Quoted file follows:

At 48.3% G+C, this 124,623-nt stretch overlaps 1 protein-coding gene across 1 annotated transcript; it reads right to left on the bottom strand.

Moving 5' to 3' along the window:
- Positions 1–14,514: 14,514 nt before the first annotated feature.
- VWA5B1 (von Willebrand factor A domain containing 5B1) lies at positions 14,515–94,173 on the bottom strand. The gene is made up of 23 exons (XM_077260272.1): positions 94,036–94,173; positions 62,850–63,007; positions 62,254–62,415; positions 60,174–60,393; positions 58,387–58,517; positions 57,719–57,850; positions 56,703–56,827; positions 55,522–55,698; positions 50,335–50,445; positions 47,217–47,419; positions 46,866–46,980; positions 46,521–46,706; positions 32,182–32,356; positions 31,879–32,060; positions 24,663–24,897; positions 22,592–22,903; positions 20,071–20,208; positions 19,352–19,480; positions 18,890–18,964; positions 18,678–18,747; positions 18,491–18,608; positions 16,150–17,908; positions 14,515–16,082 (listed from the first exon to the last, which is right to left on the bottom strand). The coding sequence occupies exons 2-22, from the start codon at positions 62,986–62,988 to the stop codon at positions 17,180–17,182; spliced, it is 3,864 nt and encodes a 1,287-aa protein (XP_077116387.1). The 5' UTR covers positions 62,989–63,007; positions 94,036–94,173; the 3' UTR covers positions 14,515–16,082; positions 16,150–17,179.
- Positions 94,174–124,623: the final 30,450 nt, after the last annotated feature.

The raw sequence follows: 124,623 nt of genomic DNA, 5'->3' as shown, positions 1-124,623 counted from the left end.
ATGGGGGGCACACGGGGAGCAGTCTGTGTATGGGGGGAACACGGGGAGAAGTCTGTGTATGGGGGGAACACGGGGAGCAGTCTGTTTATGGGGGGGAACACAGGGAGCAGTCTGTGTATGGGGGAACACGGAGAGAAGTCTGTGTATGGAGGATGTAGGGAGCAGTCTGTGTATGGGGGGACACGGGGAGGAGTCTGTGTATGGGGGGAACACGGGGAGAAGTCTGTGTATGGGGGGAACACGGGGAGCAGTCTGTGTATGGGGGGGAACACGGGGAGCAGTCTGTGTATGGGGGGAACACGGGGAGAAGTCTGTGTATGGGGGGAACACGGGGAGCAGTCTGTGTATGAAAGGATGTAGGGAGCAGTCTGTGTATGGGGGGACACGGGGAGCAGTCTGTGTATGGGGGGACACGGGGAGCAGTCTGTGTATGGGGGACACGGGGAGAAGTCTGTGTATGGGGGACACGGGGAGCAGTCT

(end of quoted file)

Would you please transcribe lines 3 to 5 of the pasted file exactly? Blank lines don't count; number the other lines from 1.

- Positions 1–14,514: 14,514 nt before the first annotated feature.
- VWA5B1 (von Willebrand factor A domain containing 5B1) lies at positions 14,515–94,173 on the bottom strand. The gene is made up of 23 exons (XM_077260272.1): positions 94,036–94,173; positions 62,850–63,007; positions 62,254–62,415; positions 60,174–60,393; positions 58,387–58,517; positions 57,719–57,850; positions 56,703–56,827; positions 55,522–55,698; positions 50,335–50,445; positions 47,217–47,419; positions 46,866–46,980; positions 46,521–46,706; positions 32,182–32,356; positions 31,879–32,060; positions 24,663–24,897; positions 22,592–22,903; positions 20,071–20,208; positions 19,352–19,480; positions 18,890–18,964; positions 18,678–18,747; positions 18,491–18,608; positions 16,150–17,908; positions 14,515–16,082 (listed from the first exon to the last, which is right to left on the bottom strand). The coding sequence occupies exons 2-22, from the start codon at positions 62,986–62,988 to the stop codon at positions 17,180–17,182; spliced, it is 3,864 nt and encodes a 1,287-aa protein (XP_077116387.1). The 5' UTR covers positions 62,989–63,007; positions 94,036–94,173; the 3' UTR covers positions 14,515–16,082; positions 16,150–17,179.
- Positions 94,174–124,623: the final 30,450 nt, after the last annotated feature.